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Sunday, August 23, 2015

Review: The 5th Wave by Rick Yancey

The 5th Wave by Rick Yancey
Series: The 5th Wave #1
Publication Date: May 7, 2013
Publisher: G.P. Putnam's Sons Books for Young Readers
A Young Adult novel
Pages: 457
Genre: Science Fiction, Romance

fter the 1st wave, only darkness remains. After the 2nd, only the lucky escape. And after the 3rd, only the unlucky survive. After the 4th wave, only one rule applies: trust no one.
     Now, it’s the dawn of the 5th wave, and on a lonely stretch of highway, Cassie runs from Them. The beings who only look human, who roam the countryside killing anyone they see. Who have scattered Earth’s last survivors. To stay alone is to stay alive, Cassie believes, until she meets Evan Walker.
     Beguiling and mysterious, Evan Walker may be Cassie’s only hope for rescuing her brother—or even saving herself. But Cassie must choose: between trust and despair, between defiance and surrender, between life and death. To give up or to get up.

I had heard spectacular things about Rick Yancey's The 5th Wave. so I took to the library, pulled a copy off the shelf, and borrowed it to see what all the hype was about. Contrary to what I had heard, I wasn't head over heels for this novel. And let me tell you why.

Aliens have come to Earth and begun a complete extermination of the human race. Four different waves have come and gone over the course of five months. No electricity. All coastal cities, states, and countries were wiped out by the oceans. A killer virus. And last but not least: the enemy lurking around every corner. Who's human? Who's alien? Cassie doesn't know, but she trust no one until she is left for dead on a highway and fanciful and the handsome Evan Walker nurses her back to health. Meanwhile the government is pulling together an army of children to fight the alien horde. The 5th Wave is underway, and it's nothing like Cassie has ever seen or could even imagine.

Like every novel I have read, when a character is alone, companionship is not far off. No matter how strongly or how frequent the words trust no one come along. Trust is human, and trust is what Cassie falls for after being saved by this handsome stranger. And handsome is another attribute that is thrust upon in many main male characters. And The 5th Wave left me rolling my eyes by how gorgeous Evan Walker was, how instantly attracted Cassie was to this boy. The trope of gorgeous boy saves unattractive girl protagonist and vice versa is taxing to read over and over again, and doesn't do this book justice. The story could have done without the romantic sub-plot if Cassie and Evan, in my honest opinion. Another factor that dulled my appeal for this book was the predictability of it all. I could foresee the little twists and turns that were going to happen, and that dulled a little of what The 5th Wave had to offer.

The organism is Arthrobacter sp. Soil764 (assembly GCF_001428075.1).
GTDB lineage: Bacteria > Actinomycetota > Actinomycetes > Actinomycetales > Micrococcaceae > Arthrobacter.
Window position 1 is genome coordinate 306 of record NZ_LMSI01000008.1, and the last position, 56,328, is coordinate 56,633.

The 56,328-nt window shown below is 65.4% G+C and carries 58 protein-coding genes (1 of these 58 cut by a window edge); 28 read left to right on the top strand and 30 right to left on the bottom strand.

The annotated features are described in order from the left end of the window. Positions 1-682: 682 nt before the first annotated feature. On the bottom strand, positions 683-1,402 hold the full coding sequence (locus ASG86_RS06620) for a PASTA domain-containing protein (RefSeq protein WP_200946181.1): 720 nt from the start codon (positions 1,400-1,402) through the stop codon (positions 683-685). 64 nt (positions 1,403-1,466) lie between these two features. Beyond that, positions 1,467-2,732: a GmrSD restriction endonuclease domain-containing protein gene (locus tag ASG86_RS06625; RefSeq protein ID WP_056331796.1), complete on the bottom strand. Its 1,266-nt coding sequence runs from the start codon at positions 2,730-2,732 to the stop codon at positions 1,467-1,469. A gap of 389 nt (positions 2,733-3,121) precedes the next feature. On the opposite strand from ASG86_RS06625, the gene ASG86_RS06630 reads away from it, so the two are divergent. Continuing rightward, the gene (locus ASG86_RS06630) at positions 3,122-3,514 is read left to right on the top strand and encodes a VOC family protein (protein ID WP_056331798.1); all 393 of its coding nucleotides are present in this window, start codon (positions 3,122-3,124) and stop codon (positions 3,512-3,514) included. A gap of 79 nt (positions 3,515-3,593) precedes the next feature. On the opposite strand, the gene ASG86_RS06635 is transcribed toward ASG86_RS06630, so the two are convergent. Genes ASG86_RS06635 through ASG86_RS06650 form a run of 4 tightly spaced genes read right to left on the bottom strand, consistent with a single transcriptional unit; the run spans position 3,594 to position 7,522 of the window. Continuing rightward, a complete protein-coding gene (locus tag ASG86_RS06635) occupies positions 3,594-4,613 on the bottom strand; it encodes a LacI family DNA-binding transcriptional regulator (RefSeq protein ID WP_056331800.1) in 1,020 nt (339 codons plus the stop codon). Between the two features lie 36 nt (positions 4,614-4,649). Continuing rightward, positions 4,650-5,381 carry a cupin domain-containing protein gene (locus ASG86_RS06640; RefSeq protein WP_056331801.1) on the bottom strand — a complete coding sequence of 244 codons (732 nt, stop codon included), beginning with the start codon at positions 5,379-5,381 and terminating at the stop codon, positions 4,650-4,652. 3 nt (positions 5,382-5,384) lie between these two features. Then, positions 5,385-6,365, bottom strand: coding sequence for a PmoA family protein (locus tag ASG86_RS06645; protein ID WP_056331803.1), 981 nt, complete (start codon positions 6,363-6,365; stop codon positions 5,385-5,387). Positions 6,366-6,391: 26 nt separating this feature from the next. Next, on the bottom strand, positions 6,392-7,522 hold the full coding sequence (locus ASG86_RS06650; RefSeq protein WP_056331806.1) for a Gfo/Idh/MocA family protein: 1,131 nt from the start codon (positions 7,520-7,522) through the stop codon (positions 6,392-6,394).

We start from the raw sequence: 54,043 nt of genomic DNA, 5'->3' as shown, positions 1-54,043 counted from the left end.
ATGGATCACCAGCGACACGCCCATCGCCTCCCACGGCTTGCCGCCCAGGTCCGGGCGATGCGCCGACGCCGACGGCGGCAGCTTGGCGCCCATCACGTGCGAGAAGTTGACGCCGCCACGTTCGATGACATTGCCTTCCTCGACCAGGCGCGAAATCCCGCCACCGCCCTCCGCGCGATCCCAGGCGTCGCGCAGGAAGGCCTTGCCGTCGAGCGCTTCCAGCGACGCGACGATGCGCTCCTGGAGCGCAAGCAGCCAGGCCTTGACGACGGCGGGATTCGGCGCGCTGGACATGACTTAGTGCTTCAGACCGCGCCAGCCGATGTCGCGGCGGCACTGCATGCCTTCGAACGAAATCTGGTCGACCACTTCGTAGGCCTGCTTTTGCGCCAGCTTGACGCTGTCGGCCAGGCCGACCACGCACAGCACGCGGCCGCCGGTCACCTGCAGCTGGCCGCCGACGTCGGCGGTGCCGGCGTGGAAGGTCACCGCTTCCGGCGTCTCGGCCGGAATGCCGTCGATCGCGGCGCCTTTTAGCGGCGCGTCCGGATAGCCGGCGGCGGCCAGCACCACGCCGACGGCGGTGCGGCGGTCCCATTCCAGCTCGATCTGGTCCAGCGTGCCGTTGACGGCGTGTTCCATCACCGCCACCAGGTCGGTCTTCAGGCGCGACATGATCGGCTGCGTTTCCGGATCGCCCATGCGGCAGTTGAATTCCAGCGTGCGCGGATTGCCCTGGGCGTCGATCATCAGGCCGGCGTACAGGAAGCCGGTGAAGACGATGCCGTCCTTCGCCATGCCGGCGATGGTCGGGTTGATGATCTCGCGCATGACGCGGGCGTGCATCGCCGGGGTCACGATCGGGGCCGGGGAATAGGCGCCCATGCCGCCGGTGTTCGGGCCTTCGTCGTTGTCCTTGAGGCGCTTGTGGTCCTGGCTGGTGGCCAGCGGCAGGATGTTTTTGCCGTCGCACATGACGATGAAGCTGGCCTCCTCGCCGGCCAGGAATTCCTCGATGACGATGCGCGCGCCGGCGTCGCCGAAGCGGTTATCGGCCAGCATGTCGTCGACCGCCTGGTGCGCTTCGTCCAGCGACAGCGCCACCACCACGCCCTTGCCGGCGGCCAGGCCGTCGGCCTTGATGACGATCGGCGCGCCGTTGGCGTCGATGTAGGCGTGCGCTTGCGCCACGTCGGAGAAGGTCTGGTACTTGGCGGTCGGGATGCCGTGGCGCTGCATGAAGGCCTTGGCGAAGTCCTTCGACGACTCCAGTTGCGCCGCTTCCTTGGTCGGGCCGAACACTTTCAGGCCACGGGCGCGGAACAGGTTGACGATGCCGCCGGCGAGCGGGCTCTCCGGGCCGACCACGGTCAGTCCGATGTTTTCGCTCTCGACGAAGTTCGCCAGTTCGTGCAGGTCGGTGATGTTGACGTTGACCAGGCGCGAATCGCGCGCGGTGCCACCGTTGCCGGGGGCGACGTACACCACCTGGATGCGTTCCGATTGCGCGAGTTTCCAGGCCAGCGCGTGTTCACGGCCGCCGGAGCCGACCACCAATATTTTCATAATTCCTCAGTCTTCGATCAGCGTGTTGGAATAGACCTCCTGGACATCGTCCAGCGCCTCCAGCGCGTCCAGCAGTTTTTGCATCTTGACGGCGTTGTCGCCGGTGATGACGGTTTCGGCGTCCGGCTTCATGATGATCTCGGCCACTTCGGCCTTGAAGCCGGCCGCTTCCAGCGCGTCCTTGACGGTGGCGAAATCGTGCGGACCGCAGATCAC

Other than those bumps in the road, The 5th Wave does have a delightfully captivating narrator or two, and Cassie is a strong, independent character who is goal oriented. She really is one tough cookie surviving four alien purges in five months time. She about make the entire book, and her and Evan's relationship did eventually grow on me. Especially since it got her to shut up about Ben Parish. And Even's character is one of the most complex and intricate that I have read in a long time, and I honestly wished he had more of a point-of-view than one little chapter. The pace is quick at the beginning and end, though the middle did have some quagmire-ish parts about it in my opinion. A lot of the characters, mostly the army base centered ones--Ringer, Poundcake, Teacup, Dumbo, and even Zombie most of the time--I didn't really find much to connect with, nothing really brought much joy in reading about them. It's hard to read a book when most of the characters are essentially there to move you from one page to the next rather than establish a connection with. I guess that is where sequels come in...